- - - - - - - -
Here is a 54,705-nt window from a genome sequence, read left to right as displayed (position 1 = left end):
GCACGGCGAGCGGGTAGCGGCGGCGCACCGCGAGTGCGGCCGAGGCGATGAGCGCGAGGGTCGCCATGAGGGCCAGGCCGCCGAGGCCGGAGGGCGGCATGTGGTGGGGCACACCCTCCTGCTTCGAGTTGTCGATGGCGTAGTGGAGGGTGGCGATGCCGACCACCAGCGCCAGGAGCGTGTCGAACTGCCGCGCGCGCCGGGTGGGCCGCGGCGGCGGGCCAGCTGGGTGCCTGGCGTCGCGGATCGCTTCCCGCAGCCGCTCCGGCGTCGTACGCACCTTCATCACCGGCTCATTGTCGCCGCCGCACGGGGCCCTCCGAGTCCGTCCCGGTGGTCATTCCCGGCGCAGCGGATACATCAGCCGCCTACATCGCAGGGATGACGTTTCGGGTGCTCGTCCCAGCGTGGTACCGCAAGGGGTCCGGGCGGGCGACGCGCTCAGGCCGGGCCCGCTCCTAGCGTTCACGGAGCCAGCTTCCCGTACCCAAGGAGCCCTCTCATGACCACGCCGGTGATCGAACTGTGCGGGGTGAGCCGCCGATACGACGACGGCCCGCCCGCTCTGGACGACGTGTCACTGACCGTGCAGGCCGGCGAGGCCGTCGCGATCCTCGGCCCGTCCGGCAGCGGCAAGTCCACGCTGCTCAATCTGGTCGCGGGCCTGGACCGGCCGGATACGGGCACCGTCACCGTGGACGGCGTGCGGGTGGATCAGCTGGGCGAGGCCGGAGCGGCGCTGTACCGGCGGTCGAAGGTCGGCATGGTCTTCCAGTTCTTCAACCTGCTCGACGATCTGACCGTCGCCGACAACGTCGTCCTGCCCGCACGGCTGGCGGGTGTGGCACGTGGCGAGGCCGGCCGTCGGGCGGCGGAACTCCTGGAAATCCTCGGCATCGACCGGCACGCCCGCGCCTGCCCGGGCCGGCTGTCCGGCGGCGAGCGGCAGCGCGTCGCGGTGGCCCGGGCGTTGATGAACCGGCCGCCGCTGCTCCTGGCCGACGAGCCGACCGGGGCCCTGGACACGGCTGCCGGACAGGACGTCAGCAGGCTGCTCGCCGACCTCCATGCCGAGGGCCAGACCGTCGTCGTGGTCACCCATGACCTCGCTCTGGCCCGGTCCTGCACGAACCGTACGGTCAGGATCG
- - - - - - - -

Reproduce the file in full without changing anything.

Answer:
Here is a 54,705-nt window from a genome sequence, read left to right as displayed (position 1 = left end):
GCACGGCGAGCGGGTAGCGGCGGCGCACCGCGAGTGCGGCCGAGGCGATGAGCGCGAGGGTCGCCATGAGGGCCAGGCCGCCGAGGCCGGAGGGCGGCATGTGGTGGGGCACACCCTCCTGCTTCGAGTTGTCGATGGCGTAGTGGAGGGTGGCGATGCCGACCACCAGCGCCAGGAGCGTGTCGAACTGCCGCGCGCGCCGGGTGGGCCGCGGCGGCGGGCCAGCTGGGTGCCTGGCGTCGCGGATCGCTTCCCGCAGCCGCTCCGGCGTCGTACGCACCTTCATCACCGGCTCATTGTCGCCGCCGCACGGGGCCCTCCGAGTCCGTCCCGGTGGTCATTCCCGGCGCAGCGGATACATCAGCCGCCTACATCGCAGGGATGACGTTTCGGGTGCTCGTCCCAGCGTGGTACCGCAAGGGGTCCGGGCGGGCGACGCGCTCAGGCCGGGCCCGCTCCTAGCGTTCACGGAGCCAGCTTCCCGTACCCAAGGAGCCCTCTCATGACCACGCCGGTGATCGAACTGTGCGGGGTGAGCCGCCGATACGACGACGGCCCGCCCGCTCTGGACGACGTGTCACTGACCGTGCAGGCCGGCGAGGCCGTCGCGATCCTCGGCCCGTCCGGCAGCGGCAAGTCCACGCTGCTCAATCTGGTCGCGGGCCTGGACCGGCCGGATACGGGCACCGTCACCGTGGACGGCGTGCGGGTGGATCAGCTGGGCGAGGCCGGAGCGGCGCTGTACCGGCGGTCGAAGGTCGGCATGGTCTTCCAGTTCTTCAACCTGCTCGACGATCTGACCGTCGCCGACAACGTCGTCCTGCCCGCACGGCTGGCGGGTGTGGCACGTGGCGAGGCCGGCCGTCGGGCGGCGGAACTCCTGGAAATCCTCGGCATCGACCGGCACGCCCGCGCCTGCCCGGGCCGGCTGTCCGGCGGCGAGCGGCAGCGCGTCGCGGTGGCCCGGGCGTTGATGAACCGGCCGCCGCTGCTCCTGGCCGACGAGCCGACCGGGGCCCTGGACACGGCTGCCGGACAGGACGTCAGCAGGCTGCTCGCCGACCTCCATGCCGAGGGCCAGACCGTCGTCGTGGTCACCCATGACCTCGCTCTGGCCCGGTCCTGCACGAACCGTACGGTCAGGATCG